But small, short-term trial is unlikely to quiet Natrecor's critics
MONDAY, Oct. 29 (HealthDay News) -- A new study supporting the safety of Natrecor, a widely used heart failure medication, is another volley in the ongoing battle over the drug.
Critics have charged that Natrecor, which costs about $500 a dose, adds little to patient outcomes and, in fact, may raise their risk of kidney failure and death.
However, the new study of 75 patients -- the first prospective trial of its kind -- showed no such trend during the week after the drug was given to patients hospitalized with heart failure. The study found Natrecor to be safe when given to those patients it was developed for: people with acute decompensated heart failure (ADHF).
"ADHF is really a broad definition," explained the study's lead author, Dr. Ronald Witteles, an instructor in cardiovascular medicine at Stanford University School of Medicine. "It encompasses anytime that patients with heart failure are hospitalized. They could be hospitalized for too much fluid and the so-called 'congestive' symptoms of heart failure. It could also be because their heart simply cannot pump enough blood to their organs."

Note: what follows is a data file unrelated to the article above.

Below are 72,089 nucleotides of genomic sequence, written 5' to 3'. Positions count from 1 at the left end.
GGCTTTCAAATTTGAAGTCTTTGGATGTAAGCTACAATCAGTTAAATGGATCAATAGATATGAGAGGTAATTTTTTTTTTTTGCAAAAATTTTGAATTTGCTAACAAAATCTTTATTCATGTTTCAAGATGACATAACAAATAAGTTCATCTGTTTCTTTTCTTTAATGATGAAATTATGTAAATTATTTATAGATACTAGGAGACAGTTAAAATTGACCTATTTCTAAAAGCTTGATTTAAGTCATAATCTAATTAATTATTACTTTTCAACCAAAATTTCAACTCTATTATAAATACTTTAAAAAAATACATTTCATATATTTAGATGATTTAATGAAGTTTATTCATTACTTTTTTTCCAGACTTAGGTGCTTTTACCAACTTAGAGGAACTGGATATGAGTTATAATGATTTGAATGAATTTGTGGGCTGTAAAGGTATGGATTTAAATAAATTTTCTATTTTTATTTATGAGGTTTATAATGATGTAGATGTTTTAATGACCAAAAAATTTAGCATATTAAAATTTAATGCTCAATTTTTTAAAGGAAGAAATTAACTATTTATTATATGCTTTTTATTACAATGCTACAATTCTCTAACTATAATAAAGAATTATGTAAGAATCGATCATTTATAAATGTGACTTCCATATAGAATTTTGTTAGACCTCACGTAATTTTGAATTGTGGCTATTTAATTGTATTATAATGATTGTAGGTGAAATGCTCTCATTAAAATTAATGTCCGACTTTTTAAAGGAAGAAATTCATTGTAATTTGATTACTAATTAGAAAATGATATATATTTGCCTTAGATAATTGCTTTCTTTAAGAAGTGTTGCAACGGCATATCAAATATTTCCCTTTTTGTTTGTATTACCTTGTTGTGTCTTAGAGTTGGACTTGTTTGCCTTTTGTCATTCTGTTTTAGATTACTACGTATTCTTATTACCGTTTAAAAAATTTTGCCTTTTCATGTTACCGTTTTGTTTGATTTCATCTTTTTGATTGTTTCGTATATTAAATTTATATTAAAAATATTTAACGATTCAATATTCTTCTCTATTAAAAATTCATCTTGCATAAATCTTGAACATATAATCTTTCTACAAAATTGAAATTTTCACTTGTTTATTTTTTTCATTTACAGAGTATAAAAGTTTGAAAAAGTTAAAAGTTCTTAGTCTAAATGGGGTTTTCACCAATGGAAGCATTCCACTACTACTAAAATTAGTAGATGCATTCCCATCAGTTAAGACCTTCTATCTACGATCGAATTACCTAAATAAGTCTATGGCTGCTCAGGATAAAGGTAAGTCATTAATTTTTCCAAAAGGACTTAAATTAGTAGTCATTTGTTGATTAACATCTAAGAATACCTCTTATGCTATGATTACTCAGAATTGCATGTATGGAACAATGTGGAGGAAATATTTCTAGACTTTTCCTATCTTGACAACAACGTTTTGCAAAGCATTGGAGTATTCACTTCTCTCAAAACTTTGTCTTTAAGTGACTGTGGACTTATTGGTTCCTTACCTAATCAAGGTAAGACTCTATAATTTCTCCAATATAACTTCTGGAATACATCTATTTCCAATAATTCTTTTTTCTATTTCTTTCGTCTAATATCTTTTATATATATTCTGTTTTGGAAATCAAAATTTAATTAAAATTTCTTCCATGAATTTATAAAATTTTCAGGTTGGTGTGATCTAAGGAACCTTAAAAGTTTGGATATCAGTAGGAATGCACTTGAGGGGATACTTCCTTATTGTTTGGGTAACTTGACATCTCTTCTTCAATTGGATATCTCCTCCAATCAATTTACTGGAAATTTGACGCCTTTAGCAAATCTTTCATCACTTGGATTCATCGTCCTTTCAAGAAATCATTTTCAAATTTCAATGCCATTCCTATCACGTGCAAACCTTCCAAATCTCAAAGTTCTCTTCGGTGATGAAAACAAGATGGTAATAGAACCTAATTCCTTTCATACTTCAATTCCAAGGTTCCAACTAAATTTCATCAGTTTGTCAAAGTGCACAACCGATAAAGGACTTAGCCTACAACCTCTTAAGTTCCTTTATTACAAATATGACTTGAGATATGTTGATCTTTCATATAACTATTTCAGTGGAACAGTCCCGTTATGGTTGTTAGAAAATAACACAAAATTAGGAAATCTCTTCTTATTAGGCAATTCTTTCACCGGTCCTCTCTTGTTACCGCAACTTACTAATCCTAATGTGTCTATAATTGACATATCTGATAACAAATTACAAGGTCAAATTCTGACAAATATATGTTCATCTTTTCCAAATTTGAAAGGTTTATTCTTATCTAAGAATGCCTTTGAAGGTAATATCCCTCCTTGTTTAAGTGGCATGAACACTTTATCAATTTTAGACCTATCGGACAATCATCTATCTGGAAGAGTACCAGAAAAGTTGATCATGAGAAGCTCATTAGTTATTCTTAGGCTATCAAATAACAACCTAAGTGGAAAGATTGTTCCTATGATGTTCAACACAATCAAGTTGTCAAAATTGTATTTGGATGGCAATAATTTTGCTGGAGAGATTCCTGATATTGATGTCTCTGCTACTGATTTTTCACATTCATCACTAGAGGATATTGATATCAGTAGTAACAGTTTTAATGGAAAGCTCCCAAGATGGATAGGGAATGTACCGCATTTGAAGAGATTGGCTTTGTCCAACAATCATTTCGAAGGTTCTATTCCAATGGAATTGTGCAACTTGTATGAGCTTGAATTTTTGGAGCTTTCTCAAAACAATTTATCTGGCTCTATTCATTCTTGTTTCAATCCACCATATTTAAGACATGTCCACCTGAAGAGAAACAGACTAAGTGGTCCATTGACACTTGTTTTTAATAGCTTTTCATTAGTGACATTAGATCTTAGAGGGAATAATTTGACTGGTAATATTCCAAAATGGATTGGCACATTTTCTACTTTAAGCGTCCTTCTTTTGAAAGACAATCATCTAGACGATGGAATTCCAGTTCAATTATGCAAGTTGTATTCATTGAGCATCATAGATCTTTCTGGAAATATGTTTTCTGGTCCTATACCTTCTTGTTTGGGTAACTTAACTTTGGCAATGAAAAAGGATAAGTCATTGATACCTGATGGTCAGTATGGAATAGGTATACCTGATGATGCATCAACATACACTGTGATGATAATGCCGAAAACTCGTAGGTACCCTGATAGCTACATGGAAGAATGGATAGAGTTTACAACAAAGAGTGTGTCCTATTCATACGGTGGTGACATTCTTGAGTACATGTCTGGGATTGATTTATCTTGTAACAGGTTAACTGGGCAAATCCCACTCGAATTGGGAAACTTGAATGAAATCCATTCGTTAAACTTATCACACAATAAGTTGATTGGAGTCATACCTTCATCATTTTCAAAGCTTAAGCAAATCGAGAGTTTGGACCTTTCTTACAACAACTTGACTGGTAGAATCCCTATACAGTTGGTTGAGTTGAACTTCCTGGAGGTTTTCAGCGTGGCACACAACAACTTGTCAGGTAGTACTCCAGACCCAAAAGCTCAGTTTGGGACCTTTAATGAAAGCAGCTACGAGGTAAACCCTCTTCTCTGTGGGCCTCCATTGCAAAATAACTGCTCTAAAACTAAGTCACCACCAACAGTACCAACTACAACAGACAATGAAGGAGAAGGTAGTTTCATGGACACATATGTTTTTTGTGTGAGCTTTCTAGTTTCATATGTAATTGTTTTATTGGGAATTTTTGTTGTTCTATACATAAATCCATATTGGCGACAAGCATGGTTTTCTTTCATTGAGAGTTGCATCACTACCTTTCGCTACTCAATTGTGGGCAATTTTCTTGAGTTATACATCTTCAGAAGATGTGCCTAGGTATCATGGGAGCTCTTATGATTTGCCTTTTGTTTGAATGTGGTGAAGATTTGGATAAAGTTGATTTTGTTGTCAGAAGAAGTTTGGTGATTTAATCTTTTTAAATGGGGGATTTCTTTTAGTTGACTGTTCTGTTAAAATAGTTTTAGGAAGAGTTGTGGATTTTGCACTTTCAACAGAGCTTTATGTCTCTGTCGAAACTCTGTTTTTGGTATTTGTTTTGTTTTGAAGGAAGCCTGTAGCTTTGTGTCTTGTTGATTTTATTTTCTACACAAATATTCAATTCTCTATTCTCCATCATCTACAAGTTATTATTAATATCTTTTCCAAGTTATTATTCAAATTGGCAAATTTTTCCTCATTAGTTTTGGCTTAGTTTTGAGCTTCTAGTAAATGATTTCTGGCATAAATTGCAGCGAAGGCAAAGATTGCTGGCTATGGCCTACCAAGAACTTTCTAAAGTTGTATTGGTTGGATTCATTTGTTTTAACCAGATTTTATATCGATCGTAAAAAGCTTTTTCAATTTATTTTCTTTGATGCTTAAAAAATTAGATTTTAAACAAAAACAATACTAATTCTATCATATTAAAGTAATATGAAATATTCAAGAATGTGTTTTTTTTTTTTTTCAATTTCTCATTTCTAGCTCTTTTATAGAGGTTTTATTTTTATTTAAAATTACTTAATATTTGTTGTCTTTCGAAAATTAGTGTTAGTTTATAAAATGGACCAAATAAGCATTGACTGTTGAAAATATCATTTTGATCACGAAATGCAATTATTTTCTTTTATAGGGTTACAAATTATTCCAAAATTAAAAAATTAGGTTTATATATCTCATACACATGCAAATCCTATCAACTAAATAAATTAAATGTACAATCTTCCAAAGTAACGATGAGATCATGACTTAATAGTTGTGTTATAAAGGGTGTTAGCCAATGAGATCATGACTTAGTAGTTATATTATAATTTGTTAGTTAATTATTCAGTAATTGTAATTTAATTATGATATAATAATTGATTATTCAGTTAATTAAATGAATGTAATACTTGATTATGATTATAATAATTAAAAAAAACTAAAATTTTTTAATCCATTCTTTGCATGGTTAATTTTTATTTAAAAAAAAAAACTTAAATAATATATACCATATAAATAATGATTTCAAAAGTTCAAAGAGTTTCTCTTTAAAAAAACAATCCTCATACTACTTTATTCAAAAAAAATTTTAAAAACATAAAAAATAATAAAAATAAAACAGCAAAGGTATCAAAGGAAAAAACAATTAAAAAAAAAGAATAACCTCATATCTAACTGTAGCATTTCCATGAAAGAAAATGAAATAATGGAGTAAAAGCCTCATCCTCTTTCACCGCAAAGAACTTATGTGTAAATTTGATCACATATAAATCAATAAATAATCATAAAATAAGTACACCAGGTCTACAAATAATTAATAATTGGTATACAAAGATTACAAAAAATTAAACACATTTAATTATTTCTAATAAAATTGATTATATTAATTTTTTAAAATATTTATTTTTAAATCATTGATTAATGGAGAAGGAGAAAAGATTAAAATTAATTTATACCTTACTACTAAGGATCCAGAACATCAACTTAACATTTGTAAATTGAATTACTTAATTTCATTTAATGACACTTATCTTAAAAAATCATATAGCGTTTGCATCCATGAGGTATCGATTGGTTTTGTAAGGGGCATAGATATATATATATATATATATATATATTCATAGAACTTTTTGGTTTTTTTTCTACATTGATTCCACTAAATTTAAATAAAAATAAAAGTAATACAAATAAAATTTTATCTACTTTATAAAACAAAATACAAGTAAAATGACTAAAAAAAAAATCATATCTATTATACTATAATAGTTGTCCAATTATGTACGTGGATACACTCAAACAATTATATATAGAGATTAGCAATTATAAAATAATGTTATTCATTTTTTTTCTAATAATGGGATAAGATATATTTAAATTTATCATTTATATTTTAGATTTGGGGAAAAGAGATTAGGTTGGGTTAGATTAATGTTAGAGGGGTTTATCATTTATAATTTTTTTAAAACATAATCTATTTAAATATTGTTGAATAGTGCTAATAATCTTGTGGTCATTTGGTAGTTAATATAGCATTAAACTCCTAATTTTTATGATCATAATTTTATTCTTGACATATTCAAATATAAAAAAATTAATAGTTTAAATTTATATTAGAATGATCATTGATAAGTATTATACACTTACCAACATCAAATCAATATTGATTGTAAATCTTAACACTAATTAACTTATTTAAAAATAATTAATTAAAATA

The new finding, published in the Oct. 30 online edition of the Journal of the American College of Cardiology, isn't appeasing the drug's detractors, however.
"It's not enough to say, 'I have done a small study of 75 people, and [Natrecor] isn't heinous enough to see that it's bad, so how bad could it really be?' You actually have to show that it is safe," said Dr. Jonathan Sackner-Bernstein, associate chief of cardiology and director of the Heart Failure Program at St. Luke's-Roosevelt Hospital Center, in New York City.
He co-authored a 2005 retrospective analysis of data from three trials. It found that hospitalized heart failure patients who got Natrecor (nesiritide) faced an 81 percent higher risk of dying within
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